5 Health Factors to Consider when Choosing a Camp During a Pandemic
When selecting a camp for your children this summer, there are certain things you should ask camps about COVID-19 guidelines and policies—and how the camp plans to keep kids safe.
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If you find that your views contrast with the majority opinion in your area regarding public safety, then attending an in-person camp may not be the best option for your family at this time. While New York state has issued requirements and best practices for summer camps to follow to keep campers and staff safe, it’s possible that some camps may shape their policies based on what local families are petitioning for. If that’s the case with a camp you’re considering for your child, it might be best for you to look for virtual summer camp programs or smaller, pod-based child care options with families who are on the same page.
Is the size of the camp conducive to public health?
Last year, many camps opted not to run, some pivoted to run their curriculum online, while those that ran in-person programs had to limit capacity to ensure social distancing could be maintained. This is another important factor for parents to consider this summer. After all, even with ample public safety guidelines, too many campers and staff in one place may lead to COVID transmission.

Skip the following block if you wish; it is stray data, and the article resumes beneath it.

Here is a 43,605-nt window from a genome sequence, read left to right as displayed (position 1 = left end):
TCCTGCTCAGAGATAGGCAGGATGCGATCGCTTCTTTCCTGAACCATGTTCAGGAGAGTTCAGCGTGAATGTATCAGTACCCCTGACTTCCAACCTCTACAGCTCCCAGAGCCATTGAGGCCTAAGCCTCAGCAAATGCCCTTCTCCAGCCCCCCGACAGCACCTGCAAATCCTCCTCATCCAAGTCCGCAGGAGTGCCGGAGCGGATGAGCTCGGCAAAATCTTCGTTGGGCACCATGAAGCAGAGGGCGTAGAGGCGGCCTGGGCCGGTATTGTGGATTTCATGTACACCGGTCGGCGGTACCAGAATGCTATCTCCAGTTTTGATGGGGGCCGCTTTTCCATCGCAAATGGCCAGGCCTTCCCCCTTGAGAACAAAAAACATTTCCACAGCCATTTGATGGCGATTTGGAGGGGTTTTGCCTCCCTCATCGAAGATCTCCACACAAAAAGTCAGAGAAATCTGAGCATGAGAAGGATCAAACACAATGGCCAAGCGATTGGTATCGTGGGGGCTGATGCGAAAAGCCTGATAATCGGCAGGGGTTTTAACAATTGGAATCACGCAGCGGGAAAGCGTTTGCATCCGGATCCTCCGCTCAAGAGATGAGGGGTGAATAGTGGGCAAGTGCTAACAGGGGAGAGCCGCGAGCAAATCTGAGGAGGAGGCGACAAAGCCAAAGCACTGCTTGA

Here are questions to ask regarding camp size and capacity:
- What is the camp’s registration limit?
- What is the on-site staff-to-camper ratio?
- What percentage of the camp’s normal capacity are they operating at?
Related to camp capacity limits, parents may also want to ask how socializing at camp will happen for kids. Are kids placed in cohorts or groups for the entire summer? Do kids get to socialize with campers outside their cohorts at all? And what does lunchtime look like in terms of socialization?
What does the camp expect of its parents?
Though public health and safety policies are important for the camp to have in place, they can only be effective when clear expectations are outlined for attending families. It takes the cooperation of camp administration and families to produce an environment conducive to public health. If camps fail to provide a clear set of guidelines for families interacting with the camp, the overall efficacy of the public safety efforts may struggle.
These are important questions to ask:
- Are parents required to wear face coverings when they pick up and drop off children? And what does pickup and drop-off look like?
- Does the camp encourage parents to pack basic sanitary materials (hand sanitizer, extra masks) for their child? Are these materials provided by the camp itself?
- Does the camp have a policy in place that allows it to deny any parties who may have COVID entrance?
Please keep in mind that these pieces of advice are subject to change, as camp directors are constantly reassessing the guidelines to best uphold public safety. Regardless, these considerations should help inform your decisions as you plan for a fun and safe summer for your kids!